Did you know that, despite California’s moniker as the ‘Golden State,’ Nevada outshone its western neighbor in gold production during the famed 19th-century gold rush?
In fact, so much gold and silver was pulled from the mines of Northern Nevada, the most famous being the Comstock Lode of Virginia City, that it forever altered the global silver market.
Nevada’s ascent on the global stage began in June of 1859 when the first silver and gold discovery, known as the Comstock Lode, named for miner Henry Comstock, occurred in the hills of western Nevada. On the spot, the town of Virginia City was built almost overnight, along with Silver City and Gold Hill just down the hill. The discovery was the largest in the world following the California Gold Rush discovery ten years prior.
Many miners who had been drawn west by the California Gold Rush made the trek back across the Sierra to stake their claims in the Virginia City Hills. The lode led to immense fortunes and significant advancements in mining technology in a relatively short period of time.
The Comstock Lode was instrumental in shaping the San Francisco Bay Area; prior to the influx of wealth from the Comstock Lode, San Francisco was little more than a fishing port. The newfound riches from what would later become known as the Silver State prompted significant investments in infrastructure, housing, and various industries. These investments not only supported the mining industry but also catered to the influx of newcomers seeking their fortunes.
Almost overnight, the Comstock Lode created millionaires who, by today’s standards, would be considered multi-billionaires. John William Mackay, one of the “Bonanza Kings,” struck it big by discovering a vein that would be worth $63 million in today’s currency. Just a few short years later, he and the other three Bonanza Kings struck again with a payout exceeding $181 billion in today’s dollars.
One of the most famous miners, whose family is still renowned in the Bay Area for its architectural legacy, is George Hearst. He headed west, like many others, to claim his share of the fortune, including an interest in the Comstock Lode. Hearst invested millions in California, acquiring tens of thousands of acres for ranches and homesites. However, it was his son, William Randolph Hearst, who went on to build the colossal mansion known as Hearst Castle. It took 28 years to construct, and was inspired by the European castles he had frequently visited. Though the castle wasn’t finished before Hearst’s passing, it remains open to the public and leaves an indelible legacy traceable to the mines of Virginia City.
Beginning of boom and bust
Another boom industry came to the Silver State soon after the Comstock Lode: the Divorce Industry.
Reno, known as Nevada’s Biggest Little City, was built from the riches of the Virginia City mines like many of the region’s towns, but it gained a unique identity as it pioneered the “quickie divorce” business, which was at the time a brand-new industry.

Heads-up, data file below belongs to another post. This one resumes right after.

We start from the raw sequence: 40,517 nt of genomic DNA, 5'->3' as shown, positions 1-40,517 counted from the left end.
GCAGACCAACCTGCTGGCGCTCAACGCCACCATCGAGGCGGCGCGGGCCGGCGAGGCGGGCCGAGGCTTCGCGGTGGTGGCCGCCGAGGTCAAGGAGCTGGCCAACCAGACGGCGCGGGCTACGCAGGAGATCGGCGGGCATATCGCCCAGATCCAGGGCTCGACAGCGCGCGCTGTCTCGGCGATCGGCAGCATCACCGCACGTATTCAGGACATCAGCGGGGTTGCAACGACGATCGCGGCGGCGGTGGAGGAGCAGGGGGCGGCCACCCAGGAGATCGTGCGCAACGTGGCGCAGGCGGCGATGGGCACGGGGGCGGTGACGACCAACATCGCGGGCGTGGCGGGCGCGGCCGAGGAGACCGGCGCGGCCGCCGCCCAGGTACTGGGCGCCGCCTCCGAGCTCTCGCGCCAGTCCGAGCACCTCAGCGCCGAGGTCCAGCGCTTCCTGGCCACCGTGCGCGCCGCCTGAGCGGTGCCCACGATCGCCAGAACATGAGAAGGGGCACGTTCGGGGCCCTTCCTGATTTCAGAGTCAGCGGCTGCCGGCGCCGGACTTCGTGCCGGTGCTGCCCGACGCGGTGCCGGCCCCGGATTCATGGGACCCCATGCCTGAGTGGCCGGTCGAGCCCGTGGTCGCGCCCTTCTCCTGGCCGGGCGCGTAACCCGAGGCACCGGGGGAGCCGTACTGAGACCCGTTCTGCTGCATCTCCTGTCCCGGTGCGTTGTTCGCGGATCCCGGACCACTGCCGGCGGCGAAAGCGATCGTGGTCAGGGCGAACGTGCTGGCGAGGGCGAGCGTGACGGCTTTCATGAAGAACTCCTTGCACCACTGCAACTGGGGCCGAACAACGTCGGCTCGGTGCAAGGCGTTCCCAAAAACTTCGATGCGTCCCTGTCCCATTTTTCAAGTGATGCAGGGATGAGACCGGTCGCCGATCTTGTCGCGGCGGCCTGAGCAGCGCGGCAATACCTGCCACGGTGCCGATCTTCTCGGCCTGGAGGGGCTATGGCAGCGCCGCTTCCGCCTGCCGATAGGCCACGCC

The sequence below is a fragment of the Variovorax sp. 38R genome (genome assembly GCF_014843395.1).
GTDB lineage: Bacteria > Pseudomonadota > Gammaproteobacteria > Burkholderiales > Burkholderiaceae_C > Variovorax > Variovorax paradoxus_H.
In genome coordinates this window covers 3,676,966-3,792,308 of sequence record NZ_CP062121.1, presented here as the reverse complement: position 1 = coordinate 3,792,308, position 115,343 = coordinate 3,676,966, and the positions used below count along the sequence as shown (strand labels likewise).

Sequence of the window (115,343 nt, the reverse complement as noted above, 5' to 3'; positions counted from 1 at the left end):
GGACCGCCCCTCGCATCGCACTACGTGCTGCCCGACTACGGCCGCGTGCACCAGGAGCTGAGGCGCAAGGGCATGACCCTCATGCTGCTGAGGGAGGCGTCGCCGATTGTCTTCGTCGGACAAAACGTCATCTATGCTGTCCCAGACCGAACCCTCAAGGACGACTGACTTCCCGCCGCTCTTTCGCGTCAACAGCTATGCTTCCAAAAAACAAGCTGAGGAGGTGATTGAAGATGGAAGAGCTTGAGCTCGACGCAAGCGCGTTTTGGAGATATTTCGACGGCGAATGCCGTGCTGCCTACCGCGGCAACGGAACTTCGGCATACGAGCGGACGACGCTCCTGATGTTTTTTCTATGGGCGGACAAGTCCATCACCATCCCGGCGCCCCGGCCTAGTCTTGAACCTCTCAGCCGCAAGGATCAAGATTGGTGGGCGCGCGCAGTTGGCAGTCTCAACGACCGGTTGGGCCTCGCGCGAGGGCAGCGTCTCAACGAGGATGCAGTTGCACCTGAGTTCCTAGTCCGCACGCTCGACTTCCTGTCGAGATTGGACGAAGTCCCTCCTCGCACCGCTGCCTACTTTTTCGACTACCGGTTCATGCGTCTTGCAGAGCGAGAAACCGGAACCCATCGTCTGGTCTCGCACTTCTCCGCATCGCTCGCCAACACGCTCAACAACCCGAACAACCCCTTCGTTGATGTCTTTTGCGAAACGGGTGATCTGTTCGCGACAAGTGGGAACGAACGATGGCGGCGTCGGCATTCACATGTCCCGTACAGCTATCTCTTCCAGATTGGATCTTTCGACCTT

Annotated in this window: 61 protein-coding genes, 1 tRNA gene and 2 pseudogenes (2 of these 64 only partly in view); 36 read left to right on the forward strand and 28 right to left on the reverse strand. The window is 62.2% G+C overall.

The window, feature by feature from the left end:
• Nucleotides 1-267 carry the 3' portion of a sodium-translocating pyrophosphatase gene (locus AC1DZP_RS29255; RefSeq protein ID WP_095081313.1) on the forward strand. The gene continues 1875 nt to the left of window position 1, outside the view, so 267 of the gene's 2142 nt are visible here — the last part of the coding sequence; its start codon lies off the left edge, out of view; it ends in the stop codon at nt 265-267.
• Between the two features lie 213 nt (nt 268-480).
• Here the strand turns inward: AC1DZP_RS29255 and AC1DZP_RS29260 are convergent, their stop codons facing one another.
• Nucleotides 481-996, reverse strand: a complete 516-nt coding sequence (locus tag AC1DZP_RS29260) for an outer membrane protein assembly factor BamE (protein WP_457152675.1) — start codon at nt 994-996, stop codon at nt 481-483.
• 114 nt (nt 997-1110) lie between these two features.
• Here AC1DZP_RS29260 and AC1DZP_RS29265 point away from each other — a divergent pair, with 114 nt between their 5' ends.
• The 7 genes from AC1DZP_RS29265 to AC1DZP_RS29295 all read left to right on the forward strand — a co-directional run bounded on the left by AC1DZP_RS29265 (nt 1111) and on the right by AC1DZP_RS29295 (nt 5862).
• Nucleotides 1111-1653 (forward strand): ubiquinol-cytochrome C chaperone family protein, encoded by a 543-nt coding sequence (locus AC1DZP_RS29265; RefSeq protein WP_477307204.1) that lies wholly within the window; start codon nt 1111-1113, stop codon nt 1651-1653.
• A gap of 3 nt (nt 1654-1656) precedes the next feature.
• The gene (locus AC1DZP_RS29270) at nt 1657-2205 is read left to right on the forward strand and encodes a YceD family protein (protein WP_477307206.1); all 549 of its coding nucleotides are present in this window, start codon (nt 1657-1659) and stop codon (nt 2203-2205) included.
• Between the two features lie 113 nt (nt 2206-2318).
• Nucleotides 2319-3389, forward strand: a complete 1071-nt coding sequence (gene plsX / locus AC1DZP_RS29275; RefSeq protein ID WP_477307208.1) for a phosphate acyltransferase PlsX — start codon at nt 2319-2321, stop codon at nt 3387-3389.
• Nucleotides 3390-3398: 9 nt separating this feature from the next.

The mines began to decline around 1880, with some mining continuing through 1918, when the last of them finally closed their shafts for good. Coincidentally, 1918 is also when the Broadway play “Lightnin’” debuted, which became a record-breaking hit and was set in a seedy hotel between the California-Nevada line and home to individuals searching for a speedy divorce.
In many states across the country, including California, individuals seeking to divorce their spouses had to meet residency requirements averaging around one year. Nevada, however, recognized this as an opportunity and set their own residency requirements to only six months.
Throughout the 1920s and ‘30s, many of the country’s rich, powerful, and famous, — especially those from Hollywood — would make the trek to Reno to secure their divorces. The wealthy and famous would often stay in places known as “Society Ranches,” lodgings set up specifically to cater to the rich divorcee hopefuls as they awaited their residency clearances. Those who could not afford the luxury of the ranches would opt for apartments or boarding houses.
Following the stock market crash of 1929, Nevada further lowered the residency requirements to just six weeks to help alleviate the burdens of the Great Depression while also reestablishing legal gambling.
Today, California and Nevada are still intertwined, although this time, it’s the Bay investing in her eastern neighbor. Silicon Valley, born from the very region the Comstock Lode built, has been quietly investing in the wide swath of empty desert known as the Tahoe Reno Industrial Center. This area is home to industry giants like Tesla, Google, Panasonic, Redwood Materials, and many others in the tech sector. In recent years, Nevada has also been found to possess a significant lithium deposit, a critical mineral in today’s technology manufacturing.
Furthermore, an ongoing migration from the west into Nevada is happening, with Californians seeking a quieter and more affordable lifestyle on the eastern side of the Sierra. They are drawn, in part, by the lower tax rates that have attracted Californians since the days following the Comstock Lode discovery.